Only save seeds from heirloom, open-pollinated beans. Hybrids won't come true from seed.

Snap bean blossoms self-pollinate before they open, so there's very little chance they'll cross-pollinate. Cross pollination by insects is possible but rare as pollination occurs before the flower opens. Because the anthers are pushed up against the stigma, automatic pollination is assured when the anthers open. Similarly colored varieties should be separated by enough distance to keep the vines from intertwining, to make them easy to distinguish at harvest. (If you have a rare old heirloom strain that you want to be sure of keeping pure, plant it 100 feet away from any other blossoming beans.)

Bean seed matures about six weeks after the pods are good for eating — when it's ripe, you can scarcely dent it with your teeth. Leave the pods alone until the plants are dry, often leafless, stalks rattling in the wind. Don’t allow dried pods to get rained on as the beans may quickly mildew or sprout in their pods. Pull the stalks and stack them in a protected, airy place to dry for another week or two. When this happens, remove the pod from the plant, open it up, and remove the dry beans. If frost threatens, pull entire plant, root first, and hang in cool, dry location until pods are brown.

You can shell small amounts of beans by hand. Thresh larger collections by spreading the pods on a clean sheet and whacking them with a rubber hose, broom or flail (flailing is the process of fracturing or crushing seedpods in order to free the seeds. This can take the form of everything from simply rubbing pods between your hands to driving over bean vines with a car.). By the way, if your seeds ripen slowly and unevenly, your soil may be short on zinc.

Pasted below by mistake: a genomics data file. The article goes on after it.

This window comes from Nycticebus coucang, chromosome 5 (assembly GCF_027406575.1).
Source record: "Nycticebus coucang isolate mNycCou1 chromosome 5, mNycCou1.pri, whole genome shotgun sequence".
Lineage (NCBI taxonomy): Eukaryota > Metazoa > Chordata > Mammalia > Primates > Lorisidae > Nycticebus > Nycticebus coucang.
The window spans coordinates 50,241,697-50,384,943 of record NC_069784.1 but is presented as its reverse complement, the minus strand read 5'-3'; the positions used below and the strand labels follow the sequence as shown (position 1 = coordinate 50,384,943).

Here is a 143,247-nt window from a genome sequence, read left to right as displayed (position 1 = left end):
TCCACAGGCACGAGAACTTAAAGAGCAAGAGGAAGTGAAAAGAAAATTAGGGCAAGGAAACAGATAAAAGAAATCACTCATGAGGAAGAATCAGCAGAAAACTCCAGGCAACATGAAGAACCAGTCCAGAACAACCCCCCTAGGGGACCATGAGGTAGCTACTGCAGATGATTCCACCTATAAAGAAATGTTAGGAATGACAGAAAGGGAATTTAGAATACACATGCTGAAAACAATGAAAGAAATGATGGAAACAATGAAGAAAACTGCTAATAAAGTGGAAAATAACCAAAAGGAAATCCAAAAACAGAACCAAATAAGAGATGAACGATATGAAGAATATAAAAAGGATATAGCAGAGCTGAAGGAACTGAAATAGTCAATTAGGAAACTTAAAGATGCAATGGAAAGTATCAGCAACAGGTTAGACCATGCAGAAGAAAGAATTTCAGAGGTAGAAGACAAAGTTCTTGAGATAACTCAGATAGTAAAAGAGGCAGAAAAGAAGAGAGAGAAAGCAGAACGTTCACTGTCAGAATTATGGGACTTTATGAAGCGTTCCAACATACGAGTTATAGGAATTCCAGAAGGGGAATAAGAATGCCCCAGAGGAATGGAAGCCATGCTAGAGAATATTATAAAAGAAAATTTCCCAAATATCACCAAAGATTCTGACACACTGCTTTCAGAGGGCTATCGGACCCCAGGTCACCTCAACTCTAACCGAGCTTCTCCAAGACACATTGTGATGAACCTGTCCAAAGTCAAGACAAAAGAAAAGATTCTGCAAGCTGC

Set the beans on a plate or screen for a day or so to be sure that they are completely dry before storing them. Once they're dry, put them into a labeled envelope or container and store them in a cool, dark place.

Lima beans, dry beans and soybeans should be treated like snaps. Bumblebees like lima flowers, so the plants are likely to cross-pollinate with other limas. But they won't cross with snaps, peas, soybeans or other related legumes.


Bean seeds, properly dried and stored, will keep for 4 years.